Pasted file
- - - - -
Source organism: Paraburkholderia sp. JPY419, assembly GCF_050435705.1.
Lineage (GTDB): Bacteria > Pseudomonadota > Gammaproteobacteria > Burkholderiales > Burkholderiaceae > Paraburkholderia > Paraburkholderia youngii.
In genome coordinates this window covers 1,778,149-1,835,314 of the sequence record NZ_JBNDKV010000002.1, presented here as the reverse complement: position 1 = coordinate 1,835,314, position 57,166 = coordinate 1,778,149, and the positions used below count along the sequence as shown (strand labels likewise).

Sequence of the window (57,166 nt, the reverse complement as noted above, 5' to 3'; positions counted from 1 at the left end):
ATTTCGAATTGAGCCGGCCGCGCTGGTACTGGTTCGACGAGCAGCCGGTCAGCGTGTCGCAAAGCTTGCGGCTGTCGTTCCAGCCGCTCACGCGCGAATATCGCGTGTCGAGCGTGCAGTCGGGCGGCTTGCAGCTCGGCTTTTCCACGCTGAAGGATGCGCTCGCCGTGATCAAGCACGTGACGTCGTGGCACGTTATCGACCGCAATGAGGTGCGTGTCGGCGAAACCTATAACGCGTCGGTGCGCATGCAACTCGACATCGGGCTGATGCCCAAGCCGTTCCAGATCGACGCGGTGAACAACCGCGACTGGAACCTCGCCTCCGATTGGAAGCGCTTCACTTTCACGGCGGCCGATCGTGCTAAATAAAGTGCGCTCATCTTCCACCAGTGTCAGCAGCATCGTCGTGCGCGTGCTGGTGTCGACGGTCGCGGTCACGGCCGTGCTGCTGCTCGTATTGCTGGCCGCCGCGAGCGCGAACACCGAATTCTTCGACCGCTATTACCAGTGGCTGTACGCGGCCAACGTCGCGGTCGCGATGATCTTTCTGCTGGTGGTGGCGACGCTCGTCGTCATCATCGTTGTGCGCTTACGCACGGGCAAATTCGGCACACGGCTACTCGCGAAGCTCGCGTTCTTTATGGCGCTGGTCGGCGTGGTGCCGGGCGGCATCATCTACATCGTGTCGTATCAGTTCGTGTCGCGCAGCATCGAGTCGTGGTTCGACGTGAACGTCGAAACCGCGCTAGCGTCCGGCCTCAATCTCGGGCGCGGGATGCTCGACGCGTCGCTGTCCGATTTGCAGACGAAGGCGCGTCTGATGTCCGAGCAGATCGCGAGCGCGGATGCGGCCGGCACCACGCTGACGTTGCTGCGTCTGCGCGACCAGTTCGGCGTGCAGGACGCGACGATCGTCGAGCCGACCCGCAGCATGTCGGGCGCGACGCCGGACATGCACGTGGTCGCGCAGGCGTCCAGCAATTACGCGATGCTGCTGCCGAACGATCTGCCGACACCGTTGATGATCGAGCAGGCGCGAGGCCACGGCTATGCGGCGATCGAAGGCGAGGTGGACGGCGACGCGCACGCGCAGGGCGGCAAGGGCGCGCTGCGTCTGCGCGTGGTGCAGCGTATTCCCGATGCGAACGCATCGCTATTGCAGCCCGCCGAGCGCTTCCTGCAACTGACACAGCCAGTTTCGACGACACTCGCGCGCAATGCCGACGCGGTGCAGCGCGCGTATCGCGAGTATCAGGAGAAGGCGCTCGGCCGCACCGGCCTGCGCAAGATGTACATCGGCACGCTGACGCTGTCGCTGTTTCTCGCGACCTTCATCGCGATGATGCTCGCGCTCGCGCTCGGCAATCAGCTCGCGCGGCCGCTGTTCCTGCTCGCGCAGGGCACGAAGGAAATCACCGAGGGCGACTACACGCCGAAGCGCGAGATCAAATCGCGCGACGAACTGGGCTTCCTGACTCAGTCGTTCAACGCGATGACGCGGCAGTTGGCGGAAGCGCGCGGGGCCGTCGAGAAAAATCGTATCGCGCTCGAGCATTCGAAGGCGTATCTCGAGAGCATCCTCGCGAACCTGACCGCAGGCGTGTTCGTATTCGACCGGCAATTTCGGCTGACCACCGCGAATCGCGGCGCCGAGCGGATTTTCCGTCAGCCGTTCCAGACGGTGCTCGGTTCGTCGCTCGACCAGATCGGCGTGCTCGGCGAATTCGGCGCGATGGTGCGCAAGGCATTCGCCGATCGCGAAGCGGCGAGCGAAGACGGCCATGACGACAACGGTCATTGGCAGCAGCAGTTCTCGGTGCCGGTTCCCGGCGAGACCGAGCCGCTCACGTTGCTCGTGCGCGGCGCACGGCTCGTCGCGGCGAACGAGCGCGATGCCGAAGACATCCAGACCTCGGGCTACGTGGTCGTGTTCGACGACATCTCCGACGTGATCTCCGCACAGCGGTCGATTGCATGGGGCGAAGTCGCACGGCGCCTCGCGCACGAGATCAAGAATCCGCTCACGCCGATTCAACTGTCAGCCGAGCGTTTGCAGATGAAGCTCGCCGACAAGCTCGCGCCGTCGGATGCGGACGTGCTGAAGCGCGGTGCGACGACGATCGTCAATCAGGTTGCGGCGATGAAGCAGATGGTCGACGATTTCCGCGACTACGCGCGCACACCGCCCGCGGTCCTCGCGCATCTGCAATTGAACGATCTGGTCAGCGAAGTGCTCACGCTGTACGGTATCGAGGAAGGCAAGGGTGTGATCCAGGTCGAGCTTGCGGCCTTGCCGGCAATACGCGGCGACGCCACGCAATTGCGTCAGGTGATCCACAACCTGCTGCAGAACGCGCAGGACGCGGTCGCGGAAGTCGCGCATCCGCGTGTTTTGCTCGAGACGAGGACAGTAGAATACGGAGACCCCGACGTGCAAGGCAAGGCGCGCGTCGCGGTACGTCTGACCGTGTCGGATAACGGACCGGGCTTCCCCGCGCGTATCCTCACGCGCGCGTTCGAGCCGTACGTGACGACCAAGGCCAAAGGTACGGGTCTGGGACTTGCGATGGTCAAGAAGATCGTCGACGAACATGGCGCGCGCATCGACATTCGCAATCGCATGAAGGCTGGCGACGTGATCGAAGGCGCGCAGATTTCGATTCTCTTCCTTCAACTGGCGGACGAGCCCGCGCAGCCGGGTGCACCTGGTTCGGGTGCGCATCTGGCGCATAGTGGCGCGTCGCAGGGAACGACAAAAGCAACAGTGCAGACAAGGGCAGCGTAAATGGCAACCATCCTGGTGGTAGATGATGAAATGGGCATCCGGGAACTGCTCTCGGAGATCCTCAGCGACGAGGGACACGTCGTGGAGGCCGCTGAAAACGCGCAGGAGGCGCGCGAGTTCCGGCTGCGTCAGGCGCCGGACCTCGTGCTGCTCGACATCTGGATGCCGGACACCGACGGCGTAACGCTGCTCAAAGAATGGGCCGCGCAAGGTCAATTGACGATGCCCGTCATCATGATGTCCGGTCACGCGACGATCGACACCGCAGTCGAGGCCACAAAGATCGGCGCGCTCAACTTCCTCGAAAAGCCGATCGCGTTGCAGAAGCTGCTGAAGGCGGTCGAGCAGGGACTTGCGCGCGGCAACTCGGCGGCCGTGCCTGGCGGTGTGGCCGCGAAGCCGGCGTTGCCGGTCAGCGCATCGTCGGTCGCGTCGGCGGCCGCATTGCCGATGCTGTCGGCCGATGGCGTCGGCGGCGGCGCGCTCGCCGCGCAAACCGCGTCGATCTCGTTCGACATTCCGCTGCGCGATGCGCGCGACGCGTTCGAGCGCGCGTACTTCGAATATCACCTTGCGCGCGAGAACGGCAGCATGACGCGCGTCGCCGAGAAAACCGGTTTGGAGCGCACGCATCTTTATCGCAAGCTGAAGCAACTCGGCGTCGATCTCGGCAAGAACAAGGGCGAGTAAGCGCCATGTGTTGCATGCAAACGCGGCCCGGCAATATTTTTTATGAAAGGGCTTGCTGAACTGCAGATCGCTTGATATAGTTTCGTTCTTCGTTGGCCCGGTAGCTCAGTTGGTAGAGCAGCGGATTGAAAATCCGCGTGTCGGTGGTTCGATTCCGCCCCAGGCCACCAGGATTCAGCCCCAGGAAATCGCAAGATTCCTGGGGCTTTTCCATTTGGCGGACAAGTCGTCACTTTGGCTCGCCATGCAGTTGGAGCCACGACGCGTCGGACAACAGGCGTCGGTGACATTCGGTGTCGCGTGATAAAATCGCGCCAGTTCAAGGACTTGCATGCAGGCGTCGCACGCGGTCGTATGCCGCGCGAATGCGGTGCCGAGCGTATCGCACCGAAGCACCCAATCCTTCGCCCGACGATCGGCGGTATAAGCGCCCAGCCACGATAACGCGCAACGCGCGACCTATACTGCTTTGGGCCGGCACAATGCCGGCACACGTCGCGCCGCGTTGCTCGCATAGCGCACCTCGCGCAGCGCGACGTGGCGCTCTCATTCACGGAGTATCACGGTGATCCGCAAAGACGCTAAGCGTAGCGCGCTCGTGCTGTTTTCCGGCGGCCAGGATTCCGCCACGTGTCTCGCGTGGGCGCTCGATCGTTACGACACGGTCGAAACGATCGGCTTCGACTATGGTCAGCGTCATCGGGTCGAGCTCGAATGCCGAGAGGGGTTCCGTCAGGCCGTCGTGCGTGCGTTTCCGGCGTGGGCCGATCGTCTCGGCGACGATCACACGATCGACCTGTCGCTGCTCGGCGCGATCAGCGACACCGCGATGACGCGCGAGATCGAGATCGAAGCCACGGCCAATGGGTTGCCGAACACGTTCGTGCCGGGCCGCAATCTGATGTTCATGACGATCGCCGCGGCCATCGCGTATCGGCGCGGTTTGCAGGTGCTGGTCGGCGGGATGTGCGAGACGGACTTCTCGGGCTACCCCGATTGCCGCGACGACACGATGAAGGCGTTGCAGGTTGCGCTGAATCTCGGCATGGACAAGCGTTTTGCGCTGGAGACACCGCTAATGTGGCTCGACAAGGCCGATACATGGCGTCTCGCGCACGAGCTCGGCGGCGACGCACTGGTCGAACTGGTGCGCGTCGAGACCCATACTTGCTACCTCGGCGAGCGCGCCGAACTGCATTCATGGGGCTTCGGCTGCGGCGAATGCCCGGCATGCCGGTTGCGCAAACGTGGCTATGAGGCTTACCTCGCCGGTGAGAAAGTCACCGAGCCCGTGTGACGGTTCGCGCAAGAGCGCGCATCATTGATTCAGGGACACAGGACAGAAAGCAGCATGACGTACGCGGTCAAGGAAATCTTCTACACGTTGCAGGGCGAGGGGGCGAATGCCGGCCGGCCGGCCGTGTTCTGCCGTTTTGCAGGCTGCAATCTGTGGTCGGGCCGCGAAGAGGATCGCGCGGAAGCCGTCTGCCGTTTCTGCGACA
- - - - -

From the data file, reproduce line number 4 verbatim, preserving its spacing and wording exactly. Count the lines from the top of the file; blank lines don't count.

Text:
Sequence of the window (57,166 nt, the reverse complement as noted above, 5' to 3'; positions counted from 1 at the left end):